The $2.76 billion profit in the first quarter of this year was due to profit from discontinued operations of $2.98 billion offset by a loss of $220 million from continuing operations. In the first quarter of 2017, it had a profit of $253 million with a profit of $377 million from discontinued operations and a loss of $124 million from continuing operations.
    Earnings before interest, taxes, depreciation and amortization improved 5 percent to $669 million in the first quarter of this year compared to $638 million in the first quarter of 2017. The higher EBITDA was “positively impacted by Hamburg Süd with $88 million and strong performance in terminals and towage, however negatively impacted by around $100 million related to rate of exchange.”
    Skou explained in the company’s ocean business, most of its revenue is in U.S. dollars, but a large portion of its costs is in local currencies.
    “In the first quarter of 2018, we reported a 30 percent revenue growth and the integration of the business is well under way with a successful start to the Hamburg Süd integration and the closing of the Maersk Oil transaction in March with an accounting gain of $2.6 billion,” said Skou. “At the same time, on the short-term performance, our result especially in the ocean- related part of the business was unsatisfactory. In response to the current challenging market conditions we are implementing a number of short-term initiatives to improve profitability and we reiterate our guidance for 2018.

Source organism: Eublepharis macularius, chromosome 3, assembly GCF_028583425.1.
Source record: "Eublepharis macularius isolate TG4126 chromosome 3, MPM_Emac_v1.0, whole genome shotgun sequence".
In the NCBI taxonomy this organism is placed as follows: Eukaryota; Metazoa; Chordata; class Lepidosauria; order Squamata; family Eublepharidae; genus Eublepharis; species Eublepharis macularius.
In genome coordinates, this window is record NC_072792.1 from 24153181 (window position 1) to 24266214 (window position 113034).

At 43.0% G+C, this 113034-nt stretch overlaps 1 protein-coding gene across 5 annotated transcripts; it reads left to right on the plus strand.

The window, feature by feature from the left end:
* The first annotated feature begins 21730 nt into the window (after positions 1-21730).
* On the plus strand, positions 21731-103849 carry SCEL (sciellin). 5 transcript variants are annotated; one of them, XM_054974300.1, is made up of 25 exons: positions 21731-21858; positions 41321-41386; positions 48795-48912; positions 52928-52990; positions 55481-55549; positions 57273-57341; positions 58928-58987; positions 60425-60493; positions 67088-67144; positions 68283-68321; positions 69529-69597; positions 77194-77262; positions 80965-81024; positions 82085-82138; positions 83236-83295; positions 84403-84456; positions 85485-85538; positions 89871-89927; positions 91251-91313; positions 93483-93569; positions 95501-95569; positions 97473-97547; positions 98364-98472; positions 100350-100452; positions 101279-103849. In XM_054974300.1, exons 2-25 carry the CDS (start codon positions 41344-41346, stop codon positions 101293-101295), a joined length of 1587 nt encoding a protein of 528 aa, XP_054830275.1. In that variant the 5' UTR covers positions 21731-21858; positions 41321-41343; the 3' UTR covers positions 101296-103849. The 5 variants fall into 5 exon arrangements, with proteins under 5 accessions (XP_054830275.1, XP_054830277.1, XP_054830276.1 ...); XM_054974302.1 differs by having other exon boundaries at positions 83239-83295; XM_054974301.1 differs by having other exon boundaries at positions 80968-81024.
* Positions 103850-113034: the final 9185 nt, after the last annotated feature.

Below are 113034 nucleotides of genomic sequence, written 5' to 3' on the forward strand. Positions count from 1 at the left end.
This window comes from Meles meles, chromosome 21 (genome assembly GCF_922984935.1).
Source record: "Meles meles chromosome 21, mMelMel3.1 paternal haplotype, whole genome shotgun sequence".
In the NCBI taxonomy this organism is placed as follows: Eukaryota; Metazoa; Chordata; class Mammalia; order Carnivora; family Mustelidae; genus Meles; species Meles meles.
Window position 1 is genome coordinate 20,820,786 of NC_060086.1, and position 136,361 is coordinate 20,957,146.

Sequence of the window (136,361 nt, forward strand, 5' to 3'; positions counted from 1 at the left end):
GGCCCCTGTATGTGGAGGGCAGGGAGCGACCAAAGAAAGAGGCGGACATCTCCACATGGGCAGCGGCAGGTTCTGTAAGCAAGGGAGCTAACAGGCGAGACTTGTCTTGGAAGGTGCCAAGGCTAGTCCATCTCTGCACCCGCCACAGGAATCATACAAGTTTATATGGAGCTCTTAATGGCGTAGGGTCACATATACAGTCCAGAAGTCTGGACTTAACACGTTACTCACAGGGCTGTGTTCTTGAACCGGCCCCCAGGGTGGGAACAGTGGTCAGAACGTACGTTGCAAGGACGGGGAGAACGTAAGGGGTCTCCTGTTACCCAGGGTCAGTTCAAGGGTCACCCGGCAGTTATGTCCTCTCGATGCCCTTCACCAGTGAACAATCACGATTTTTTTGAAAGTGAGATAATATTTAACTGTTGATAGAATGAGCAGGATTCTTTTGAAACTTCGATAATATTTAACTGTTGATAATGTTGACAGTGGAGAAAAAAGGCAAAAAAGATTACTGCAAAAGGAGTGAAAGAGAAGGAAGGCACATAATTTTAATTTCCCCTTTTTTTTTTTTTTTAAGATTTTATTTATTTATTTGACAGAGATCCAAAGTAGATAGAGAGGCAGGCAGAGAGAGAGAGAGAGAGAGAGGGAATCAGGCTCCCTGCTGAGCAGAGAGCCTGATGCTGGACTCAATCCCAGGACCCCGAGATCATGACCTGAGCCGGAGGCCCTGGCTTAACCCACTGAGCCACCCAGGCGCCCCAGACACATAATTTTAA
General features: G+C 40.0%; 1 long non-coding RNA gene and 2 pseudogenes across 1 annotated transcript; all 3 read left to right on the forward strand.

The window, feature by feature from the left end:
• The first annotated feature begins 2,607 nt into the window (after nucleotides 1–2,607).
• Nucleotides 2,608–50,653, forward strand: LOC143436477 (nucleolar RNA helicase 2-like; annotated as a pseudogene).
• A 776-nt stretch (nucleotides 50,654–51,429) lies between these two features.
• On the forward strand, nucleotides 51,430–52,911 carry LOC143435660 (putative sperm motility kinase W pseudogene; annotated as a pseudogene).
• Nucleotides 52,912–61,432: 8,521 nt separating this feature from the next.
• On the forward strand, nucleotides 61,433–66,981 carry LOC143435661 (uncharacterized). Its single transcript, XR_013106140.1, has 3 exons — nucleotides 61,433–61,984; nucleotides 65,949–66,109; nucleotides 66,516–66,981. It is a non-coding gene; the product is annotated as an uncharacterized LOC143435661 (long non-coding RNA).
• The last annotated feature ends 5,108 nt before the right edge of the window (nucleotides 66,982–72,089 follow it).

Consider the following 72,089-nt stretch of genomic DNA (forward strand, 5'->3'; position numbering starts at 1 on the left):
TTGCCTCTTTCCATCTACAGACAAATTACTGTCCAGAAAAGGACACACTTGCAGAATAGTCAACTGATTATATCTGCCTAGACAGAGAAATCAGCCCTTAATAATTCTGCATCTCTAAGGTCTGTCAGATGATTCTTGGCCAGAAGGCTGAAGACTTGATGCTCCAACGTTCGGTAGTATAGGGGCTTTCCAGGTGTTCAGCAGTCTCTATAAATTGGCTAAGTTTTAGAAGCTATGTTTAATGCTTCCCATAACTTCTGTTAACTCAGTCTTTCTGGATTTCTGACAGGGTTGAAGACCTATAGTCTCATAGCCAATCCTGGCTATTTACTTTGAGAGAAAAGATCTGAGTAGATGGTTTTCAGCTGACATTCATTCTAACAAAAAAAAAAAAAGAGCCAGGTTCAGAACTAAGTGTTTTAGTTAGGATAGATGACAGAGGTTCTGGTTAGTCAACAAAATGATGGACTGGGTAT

“We saw quite some headwinds from the rate of exchange during the quarter. The real negative story this quarter is that our margins in the ocean segment were significantly impacted by higher unit costs — partly by adverse developments in fuel price and exchange rates but also partly due to our own cost management,” he said.
    Maersk has begun reporting its financial results using a new format that breaks its revenues and earnings into four segments: ocean; logistics and services; terminals and towage; manufacturing and other activities.
    “We are starting to see the contours of the company we will become when we are fully focused on container shipping, ports and logistics,” said Skou. He said the company is beginning to see the benefits of integration and collaboration among its remaining businesses.